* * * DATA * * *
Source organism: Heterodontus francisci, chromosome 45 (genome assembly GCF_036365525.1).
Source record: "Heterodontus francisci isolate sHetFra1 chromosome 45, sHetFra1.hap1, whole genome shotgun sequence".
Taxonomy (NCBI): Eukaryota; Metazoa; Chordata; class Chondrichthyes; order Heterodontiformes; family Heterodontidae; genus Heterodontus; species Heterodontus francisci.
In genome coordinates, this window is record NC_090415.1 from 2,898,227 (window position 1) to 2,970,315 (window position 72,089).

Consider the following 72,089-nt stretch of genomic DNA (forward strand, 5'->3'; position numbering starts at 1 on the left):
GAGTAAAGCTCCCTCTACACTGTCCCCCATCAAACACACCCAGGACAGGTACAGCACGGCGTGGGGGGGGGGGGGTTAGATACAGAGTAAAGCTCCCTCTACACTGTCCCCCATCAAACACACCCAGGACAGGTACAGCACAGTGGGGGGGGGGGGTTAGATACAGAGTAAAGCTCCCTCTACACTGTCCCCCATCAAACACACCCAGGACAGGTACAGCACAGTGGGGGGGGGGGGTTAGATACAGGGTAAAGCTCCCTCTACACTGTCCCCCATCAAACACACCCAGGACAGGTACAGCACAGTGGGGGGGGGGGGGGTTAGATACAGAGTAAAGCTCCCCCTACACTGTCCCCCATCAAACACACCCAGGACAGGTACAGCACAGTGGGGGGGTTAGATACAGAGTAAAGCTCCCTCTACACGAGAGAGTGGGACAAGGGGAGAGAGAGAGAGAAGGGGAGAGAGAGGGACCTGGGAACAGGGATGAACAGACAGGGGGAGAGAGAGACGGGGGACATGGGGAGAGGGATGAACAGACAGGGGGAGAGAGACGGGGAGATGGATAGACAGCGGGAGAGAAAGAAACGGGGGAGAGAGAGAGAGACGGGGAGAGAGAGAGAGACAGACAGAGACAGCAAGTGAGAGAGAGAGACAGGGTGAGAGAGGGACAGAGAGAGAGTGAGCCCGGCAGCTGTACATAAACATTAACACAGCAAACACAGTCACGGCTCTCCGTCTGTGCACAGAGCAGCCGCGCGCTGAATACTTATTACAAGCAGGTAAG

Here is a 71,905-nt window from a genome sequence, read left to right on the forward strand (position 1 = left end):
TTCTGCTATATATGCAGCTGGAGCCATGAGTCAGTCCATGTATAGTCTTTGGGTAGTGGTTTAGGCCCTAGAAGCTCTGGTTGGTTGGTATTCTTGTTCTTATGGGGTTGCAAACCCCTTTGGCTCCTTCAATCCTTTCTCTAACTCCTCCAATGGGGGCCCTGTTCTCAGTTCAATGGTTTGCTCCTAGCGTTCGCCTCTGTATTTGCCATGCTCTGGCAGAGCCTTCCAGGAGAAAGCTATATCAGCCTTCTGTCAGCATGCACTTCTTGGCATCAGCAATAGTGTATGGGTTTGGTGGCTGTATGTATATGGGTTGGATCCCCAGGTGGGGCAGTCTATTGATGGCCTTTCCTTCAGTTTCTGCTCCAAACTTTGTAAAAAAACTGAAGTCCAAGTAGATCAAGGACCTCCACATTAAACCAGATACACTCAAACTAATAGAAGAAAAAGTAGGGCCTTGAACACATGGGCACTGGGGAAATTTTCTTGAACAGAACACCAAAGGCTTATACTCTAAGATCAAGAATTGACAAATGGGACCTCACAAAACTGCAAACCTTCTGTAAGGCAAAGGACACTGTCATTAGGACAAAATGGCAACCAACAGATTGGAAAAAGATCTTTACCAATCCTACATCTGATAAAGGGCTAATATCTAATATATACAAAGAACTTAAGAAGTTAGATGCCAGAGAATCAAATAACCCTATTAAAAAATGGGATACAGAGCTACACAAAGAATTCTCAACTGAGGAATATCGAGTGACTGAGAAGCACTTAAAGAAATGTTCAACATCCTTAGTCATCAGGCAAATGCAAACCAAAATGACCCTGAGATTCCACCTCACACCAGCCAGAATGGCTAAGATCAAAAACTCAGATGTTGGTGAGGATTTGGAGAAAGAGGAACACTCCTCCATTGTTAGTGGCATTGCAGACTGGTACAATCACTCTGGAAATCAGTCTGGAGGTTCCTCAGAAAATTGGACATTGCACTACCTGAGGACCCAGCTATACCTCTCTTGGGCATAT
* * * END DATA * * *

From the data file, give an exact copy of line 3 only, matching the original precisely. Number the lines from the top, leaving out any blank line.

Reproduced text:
Taxonomy (NCBI): Eukaryota; Metazoa; Chordata; class Chondrichthyes; order Heterodontiformes; family Heterodontidae; genus Heterodontus; species Heterodontus francisci.